New Delhi: India has agreed to resume a multi-pronged "comprehensive" dialogue with Pakistan almost three years after it was suspended, marking a dramatic turnaround from the Narendra Modi government's earlier tough talk and signalling a bold attempt to resolve festering disputes.
The peace process, known by different names since 2004 when it was initiated, will include a series of parallel negotiations that India and Pakistan have held in the past, and fresh ones, foreign minister Sushma Swaraj said in Islamabad today.
The decision to resume what will now be called a "comprehensive bilateral dialogue", taken at a meeting between Sushma and her Pakistan counterpart Sartaj Aziz, came amid growing international pressure on Modi to return to negotiations with Islamabad.
It follows a series of meetings that were carefully kept away from the media glare till they were over. Prime Minister Modi met his counterpart Nawaz Sharif in Paris on November 30, and the national security advisers of the two nations met in Bangkok on Sunday.
"We had a very good meeting," Sushma said, describing her talks with Aziz, and earlier in the afternoon, with Sharif. "The new comprehensive dialogue process will have all the elements of the earlier composite dialogue, and additional elements."
The move represents a clear shift away from the Modi administration's past insistence on action against terrorism by Islamabad before returning to broader talks.
It also signals the near-complete return to a dialogue process that was championed by Modi's predecessor Manmohan Singh, who was mercilessly criticised by the BJP for his Pakistan policy.
Sections of the strategic community remained unconvinced about the gains of returning to what was initially called a "composite dialogue" and then, from 2011 to January 2013, a "resumed dialogue".
"I have had serious reservations about the composite dialogue," former Indian high commissioner to Pakistan G. Parthasarathy told The Telegraph this evening. "We will have to wait and see what the elements are that make up this new process."
The new talks will include parallel channels for negotiations on peace and security, counter-terrorism, Kashmir, Siachen, Sir Creek, the Wullar Barrage, confidence-building measures, economic relations, people-to-people exchanges, religious tourism and narcotics control, according to a brief joint statement issued by the two sides.
But foreign secretaries S. Jaishankar and Aizaz Ahmed Chaudhry, who have been instructed, Sushma said, to devise the "schedule and the modalities" for the different pillars of the new peace talks, will also be empowered to add additional elements. Sushma has committed to speaking in Parliament about her visit, and indicated today it would be inappropriate for her to reveal much before that.
Terrorism is a key area where the new dialogue differs from the earlier two avatars. The joint statement makes clear that the two NSAs - India's Ajit Doval and Pakistan's Nasser Khan Janjua - will lead a separate channel of negotiations on the subject.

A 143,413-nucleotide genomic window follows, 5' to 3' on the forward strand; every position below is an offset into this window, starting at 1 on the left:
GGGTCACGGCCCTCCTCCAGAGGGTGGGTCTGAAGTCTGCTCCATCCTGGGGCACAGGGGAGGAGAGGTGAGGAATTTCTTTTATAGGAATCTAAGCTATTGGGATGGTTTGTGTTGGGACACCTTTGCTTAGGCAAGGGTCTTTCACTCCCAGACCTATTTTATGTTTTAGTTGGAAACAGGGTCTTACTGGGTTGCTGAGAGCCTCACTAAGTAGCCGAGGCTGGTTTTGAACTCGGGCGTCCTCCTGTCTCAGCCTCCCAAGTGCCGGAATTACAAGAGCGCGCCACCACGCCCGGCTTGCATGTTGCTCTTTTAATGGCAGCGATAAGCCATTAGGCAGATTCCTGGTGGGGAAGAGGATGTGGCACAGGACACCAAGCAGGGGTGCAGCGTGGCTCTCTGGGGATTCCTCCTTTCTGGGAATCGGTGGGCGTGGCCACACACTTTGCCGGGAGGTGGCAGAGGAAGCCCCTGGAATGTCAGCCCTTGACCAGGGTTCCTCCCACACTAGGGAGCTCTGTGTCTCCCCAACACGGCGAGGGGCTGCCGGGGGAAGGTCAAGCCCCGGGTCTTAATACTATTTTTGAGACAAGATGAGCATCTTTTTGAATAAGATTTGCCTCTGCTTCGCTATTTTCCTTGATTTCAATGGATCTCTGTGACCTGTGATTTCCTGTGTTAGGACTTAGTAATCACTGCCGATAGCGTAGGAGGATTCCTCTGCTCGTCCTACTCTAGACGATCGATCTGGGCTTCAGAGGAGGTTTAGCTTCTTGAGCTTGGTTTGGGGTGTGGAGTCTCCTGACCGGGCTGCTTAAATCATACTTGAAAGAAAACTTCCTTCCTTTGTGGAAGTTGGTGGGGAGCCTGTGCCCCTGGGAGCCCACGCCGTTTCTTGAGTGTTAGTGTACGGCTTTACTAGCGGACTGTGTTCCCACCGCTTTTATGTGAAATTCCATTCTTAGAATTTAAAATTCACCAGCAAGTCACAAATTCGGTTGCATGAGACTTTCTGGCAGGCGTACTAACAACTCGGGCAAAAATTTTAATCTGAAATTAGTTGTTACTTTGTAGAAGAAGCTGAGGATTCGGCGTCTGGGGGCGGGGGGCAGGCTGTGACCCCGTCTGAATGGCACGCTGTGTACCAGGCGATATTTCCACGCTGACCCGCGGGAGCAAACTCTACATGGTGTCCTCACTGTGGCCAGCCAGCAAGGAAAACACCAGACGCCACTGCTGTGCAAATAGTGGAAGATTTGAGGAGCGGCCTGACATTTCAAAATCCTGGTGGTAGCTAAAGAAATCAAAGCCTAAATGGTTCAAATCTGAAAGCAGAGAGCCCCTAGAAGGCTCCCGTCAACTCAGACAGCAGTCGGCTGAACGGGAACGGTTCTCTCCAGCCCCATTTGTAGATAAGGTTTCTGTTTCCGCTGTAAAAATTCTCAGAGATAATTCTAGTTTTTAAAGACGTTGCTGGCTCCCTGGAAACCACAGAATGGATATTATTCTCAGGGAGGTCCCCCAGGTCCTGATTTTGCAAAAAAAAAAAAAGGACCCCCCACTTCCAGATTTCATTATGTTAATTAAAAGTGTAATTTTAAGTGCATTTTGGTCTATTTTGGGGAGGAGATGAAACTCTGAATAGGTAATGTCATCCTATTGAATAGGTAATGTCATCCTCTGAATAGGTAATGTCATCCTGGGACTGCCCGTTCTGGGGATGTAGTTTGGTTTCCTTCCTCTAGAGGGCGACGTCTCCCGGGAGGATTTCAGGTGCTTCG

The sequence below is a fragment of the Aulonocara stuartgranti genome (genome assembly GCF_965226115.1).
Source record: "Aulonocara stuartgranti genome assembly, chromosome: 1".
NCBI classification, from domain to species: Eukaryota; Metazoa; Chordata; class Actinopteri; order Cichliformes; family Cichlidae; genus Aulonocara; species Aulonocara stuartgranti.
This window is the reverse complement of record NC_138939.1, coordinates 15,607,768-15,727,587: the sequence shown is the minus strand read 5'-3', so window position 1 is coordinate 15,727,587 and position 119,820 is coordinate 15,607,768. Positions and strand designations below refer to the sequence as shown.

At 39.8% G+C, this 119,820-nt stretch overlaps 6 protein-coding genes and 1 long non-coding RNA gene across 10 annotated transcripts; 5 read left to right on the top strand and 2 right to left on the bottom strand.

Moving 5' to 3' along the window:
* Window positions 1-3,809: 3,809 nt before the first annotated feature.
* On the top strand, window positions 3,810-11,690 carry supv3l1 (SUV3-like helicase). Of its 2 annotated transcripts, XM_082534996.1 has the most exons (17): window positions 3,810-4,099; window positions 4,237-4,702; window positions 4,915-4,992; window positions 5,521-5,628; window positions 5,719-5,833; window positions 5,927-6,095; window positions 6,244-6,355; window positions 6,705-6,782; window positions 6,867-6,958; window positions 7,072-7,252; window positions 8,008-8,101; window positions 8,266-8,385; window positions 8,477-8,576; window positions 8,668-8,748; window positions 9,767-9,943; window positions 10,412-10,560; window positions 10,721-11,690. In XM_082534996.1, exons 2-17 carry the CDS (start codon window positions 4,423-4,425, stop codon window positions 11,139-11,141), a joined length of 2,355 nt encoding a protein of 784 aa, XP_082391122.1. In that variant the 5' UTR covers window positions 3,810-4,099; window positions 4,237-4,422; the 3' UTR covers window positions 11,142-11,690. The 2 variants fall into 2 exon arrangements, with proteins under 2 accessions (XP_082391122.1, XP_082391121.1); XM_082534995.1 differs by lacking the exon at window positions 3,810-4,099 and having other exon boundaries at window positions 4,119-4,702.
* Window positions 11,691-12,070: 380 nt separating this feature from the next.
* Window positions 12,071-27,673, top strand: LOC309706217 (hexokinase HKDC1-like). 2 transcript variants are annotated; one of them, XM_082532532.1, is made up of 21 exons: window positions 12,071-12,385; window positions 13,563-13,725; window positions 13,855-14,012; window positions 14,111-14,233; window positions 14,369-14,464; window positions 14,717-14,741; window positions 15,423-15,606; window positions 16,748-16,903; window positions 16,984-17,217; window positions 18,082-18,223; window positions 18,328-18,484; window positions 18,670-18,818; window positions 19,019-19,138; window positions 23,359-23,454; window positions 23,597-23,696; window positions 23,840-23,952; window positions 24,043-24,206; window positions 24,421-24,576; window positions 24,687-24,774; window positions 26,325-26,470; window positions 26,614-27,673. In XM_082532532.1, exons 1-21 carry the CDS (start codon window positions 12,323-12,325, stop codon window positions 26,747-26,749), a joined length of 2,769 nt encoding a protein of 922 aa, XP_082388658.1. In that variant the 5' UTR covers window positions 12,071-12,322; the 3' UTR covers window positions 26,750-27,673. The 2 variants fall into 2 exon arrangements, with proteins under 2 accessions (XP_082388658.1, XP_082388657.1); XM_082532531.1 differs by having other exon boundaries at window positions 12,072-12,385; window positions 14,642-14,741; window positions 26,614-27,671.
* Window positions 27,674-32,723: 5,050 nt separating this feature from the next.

Effectively, this limits Doval's influence on Modi's Pakistan policy to terrorism - leaving Jaishankar in charge of all other elements. Doval's intelligence-based approach had so far largely been driving the Prime Minister's tactics on Pakistan.
On terrorism, Doval (a career spy) and Janjua (a military commander) are matched for negotiations, Parthasarathy contended.
Sushma and Aziz decided, according to the joint statement, "that the NSAs will continue to address all issues connected to terrorism", following the "successful talks on terrorism and security in Bangkok".
But officials refused to disclose the specifics of what was discussed in Bangkok - and how that convinced the Modi government to retract from a posture Sushma had herself articulated for talks with Pakistan.
"Talks are only on if Pakistan gives a commitment tonight that Mr Aziz will not meet Hurriyat leaders and will not go beyond terrorism," Sushma had told a media conference hours before the then Pakistan NSA was to visit India for talks with Doval. "Otherwise, there will be no talks."
Doval and Janjua - successor as Pakistan NSA to Aziz who remains foreign minister - however, discussed not just terrorism but also Kashmir and security along the Line of Control when they met in Bangkok.
While Pakistan has long tried to get India back to a composite dialogue, New Delhi has used the suspension of talks, or the refusal to return to them, as sticks to pressure Islamabad to act against terrorism. Till late evening, the foreign office had offered no explanation on what had changed since talks were last suspended.
The composite dialogue, started by then Prime Minister Atal Bihari Vajpayee and then Pakistan President Pervez Musharraf in February 2004, was first suspended in late 2008 after the Mumbai terror attacks.
But in 2011, the two nations agreed to hold "a resumed dialogue". These talks, too, were suspended in January 2013 after India accused Pakistani soldiers of beheading an Indian jawan along the Line of Control.
Manmohan had repeatedly argued for resuming talks with Pakistan - "you can't choose your neighbours" was a favourite refrain of the former Prime Minister.
But approaching the 2014 national elections, the Congress was reluctant - attacked by the BJP, then in Opposition, for allegedly being "soft" on terror and, by extension, on Pakistan.
On Thursday, when Sushma speaks to Parliament, she might find the roles at least partially reversed.